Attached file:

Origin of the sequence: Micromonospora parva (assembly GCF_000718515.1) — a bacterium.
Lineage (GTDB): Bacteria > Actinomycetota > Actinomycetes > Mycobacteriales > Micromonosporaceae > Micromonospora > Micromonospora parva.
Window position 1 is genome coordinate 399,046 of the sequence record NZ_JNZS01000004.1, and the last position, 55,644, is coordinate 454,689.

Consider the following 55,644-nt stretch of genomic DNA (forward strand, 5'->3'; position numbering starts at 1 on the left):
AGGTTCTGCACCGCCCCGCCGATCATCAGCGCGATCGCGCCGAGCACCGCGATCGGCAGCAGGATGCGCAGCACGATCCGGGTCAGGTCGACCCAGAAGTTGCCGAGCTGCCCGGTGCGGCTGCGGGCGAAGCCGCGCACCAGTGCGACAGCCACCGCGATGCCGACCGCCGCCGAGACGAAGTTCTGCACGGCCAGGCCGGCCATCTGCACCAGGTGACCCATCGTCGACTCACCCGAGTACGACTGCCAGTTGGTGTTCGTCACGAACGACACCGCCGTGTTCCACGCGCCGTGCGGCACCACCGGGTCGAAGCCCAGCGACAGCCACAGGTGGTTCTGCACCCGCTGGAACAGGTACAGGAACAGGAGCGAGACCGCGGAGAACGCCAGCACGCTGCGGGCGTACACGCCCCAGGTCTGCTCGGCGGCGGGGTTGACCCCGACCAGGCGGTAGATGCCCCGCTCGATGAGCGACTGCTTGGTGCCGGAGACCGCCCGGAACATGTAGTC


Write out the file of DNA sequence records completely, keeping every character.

Origin of the sequence: Micromonospora parva (assembly GCF_000718515.1) — a bacterium.
Lineage (GTDB): Bacteria > Actinomycetota > Actinomycetes > Mycobacteriales > Micromonosporaceae > Micromonospora > Micromonospora parva.
Window position 1 is genome coordinate 399,046 of the sequence record NZ_JNZS01000004.1, and the last position, 55,644, is coordinate 454,689.

Consider the following 55,644-nt stretch of genomic DNA (forward strand, 5'->3'; position numbering starts at 1 on the left):
AGGTTCTGCACCGCCCCGCCGATCATCAGCGCGATCGCGCCGAGCACCGCGATCGGCAGCAGGATGCGCAGCACGATCCGGGTCAGGTCGACCCAGAAGTTGCCGAGCTGCCCGGTGCGGCTGCGGGCGAAGCCGCGCACCAGTGCGACAGCCACCGCGATGCCGACCGCCGCCGAGACGAAGTTCTGCACGGCCAGGCCGGCCATCTGCACCAGGTGACCCATCGTCGACTCACCCGAGTACGACTGCCAGTTGGTGTTCGTCACGAACGACACCGCCGTGTTCCACGCGCCGTGCGGCACCACCGGGTCGAAGCCCAGCGACAGCCACAGGTGGTTCTGCACCCGCTGGAACAGGTACAGGAACAGGAGCGAGACCGCGGAGAACGCCAGCACGCTGCGGGCGTACACGCCCCAGGTCTGCTCGGCGGCGGGGTTGACCCCGACCAGGCGGTAGATGCCCCGCTCGATGAGCGACTGCTTGGTGCCGGAGACCGCCCGGAACATGTAGTC